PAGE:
While I appreciate reviews as a reader, I have learned to read them in moderation when they are about my own books. Whether the reviews are positive or negative, I’m always aware of the emotional potential for cans to open up revealing worms I would rather avoid.
While honest feedback on a work in progress is vital, a critique from a stranger on the internet once the work is finished doesn’t tend to help me as a writer. Still, sometimes I read them.
I recently read a review of Grace for the Good Girl where the reviewer basically said she wanted to shake me during the first half of the book. Another said she felt like the book was redundant. As if I said things over and over again, things that didn’t need repeating.
(See what I did there?)
Even though I still don’t think it’s the best idea for me to read a lot of reviews of my own work, I’m glad I did this time. Because something happened when I read them that wouldn’t have happened 18 months ago.
I laughed. I laughed because I kind of agree with them. Sometimes I read some of my own words and I want to shake me, too.
It’s easy to say you would do things differently if you had the chance, but life (and our unfortunate lack of time traveling machines) doesn’t give us the chance to do the same things differently.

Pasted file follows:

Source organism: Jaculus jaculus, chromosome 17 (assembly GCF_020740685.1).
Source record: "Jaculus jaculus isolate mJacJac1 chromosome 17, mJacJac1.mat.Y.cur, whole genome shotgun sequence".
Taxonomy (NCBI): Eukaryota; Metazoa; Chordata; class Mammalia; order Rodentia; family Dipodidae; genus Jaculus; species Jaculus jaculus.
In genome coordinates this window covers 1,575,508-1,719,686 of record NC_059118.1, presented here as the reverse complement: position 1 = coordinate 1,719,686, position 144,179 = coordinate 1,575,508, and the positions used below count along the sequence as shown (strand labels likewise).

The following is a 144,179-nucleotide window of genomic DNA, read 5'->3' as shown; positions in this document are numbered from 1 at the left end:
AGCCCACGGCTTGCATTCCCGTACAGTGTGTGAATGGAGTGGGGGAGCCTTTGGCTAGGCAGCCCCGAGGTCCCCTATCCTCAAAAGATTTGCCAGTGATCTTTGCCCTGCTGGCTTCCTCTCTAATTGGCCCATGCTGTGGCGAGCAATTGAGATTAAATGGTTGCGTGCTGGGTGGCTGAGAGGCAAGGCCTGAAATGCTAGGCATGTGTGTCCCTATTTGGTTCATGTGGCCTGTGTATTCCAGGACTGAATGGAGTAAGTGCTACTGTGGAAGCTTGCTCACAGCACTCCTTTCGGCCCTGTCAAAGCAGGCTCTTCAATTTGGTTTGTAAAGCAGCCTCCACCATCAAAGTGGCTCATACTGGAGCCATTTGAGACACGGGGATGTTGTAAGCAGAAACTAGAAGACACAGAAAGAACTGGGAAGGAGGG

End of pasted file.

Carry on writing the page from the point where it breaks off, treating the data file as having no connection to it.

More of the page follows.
We only have the chance to do the next thing now.
I hope my next book isn’t redundant. But you know, it might be.
Either way, one person’s redundancy is another person’s needed reminder.
What one person may call Christianese is another person’s lifeline.
What one person may call an unnecessary story might change another person’s life.
You can’t control the outcomes of your work. But if you read too many reviews (or ask for too many opinions) you might start to try. This is bad for everyone involved. Meaningful work flows out of an artist working from acceptance, not a technician working for acceptance.
You can only do the best with what you’ve been given and what you know at the time. Accept your truest identity from the hand of God. And then be honest, remain open, and keep a light heart along the way.
“For the most part wisdom comes in chips rather than blocks. You have to be willing to gather them constantly, and from sources you never imagined to be probable. No one chip gives you the answer for everything. No one chip stays in the same place throughout your entire life. The secret is to keep adding voices, adding ideas, and moving things around as you put together your life. If you’re lucky, putting together your life is a process that will last through every single day you’re alive.”
Ann Patchett, What Now?
What are some ways you keep a light heart about your work?